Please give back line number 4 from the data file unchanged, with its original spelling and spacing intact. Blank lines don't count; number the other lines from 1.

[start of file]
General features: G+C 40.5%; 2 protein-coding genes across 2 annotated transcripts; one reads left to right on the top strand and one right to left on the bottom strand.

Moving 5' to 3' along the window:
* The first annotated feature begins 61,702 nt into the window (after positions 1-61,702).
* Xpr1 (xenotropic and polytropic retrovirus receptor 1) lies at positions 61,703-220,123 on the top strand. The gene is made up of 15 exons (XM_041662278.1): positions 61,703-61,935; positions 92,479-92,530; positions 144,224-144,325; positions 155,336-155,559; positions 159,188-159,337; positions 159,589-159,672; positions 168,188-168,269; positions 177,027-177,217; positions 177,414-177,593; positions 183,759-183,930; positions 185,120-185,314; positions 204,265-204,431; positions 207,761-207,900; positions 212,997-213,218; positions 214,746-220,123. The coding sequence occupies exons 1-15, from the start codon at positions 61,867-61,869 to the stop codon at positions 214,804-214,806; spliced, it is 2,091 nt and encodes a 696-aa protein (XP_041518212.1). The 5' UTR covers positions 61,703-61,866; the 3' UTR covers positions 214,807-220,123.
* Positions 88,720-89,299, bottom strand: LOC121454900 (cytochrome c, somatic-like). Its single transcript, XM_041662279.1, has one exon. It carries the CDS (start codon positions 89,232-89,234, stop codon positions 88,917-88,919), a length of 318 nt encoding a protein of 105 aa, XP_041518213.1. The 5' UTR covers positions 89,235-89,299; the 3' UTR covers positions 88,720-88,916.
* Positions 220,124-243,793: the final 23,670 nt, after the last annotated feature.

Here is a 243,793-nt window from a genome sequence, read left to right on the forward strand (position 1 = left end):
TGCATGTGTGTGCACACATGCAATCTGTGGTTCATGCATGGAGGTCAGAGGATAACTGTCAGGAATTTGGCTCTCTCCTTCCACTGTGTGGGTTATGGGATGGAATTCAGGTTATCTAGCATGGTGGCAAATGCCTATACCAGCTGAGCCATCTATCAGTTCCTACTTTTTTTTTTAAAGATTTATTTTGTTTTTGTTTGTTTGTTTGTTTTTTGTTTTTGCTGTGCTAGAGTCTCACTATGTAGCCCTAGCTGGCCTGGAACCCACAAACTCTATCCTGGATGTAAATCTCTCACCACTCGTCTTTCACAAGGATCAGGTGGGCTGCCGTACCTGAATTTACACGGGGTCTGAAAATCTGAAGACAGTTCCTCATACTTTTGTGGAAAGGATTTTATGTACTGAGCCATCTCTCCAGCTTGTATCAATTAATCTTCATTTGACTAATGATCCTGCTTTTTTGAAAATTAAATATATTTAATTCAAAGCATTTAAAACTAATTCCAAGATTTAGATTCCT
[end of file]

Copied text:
* Xpr1 (xenotropic and polytropic retrovirus receptor 1) lies at positions 61,703-220,123 on the top strand. The gene is made up of 15 exons (XM_041662278.1): positions 61,703-61,935; positions 92,479-92,530; positions 144,224-144,325; positions 155,336-155,559; positions 159,188-159,337; positions 159,589-159,672; positions 168,188-168,269; positions 177,027-177,217; positions 177,414-177,593; positions 183,759-183,930; positions 185,120-185,314; positions 204,265-204,431; positions 207,761-207,900; positions 212,997-213,218; positions 214,746-220,123. The coding sequence occupies exons 1-15, from the start codon at positions 61,867-61,869 to the stop codon at positions 214,804-214,806; spliced, it is 2,091 nt and encodes a 696-aa protein (XP_041518212.1). The 5' UTR covers positions 61,703-61,866; the 3' UTR covers positions 214,807-220,123.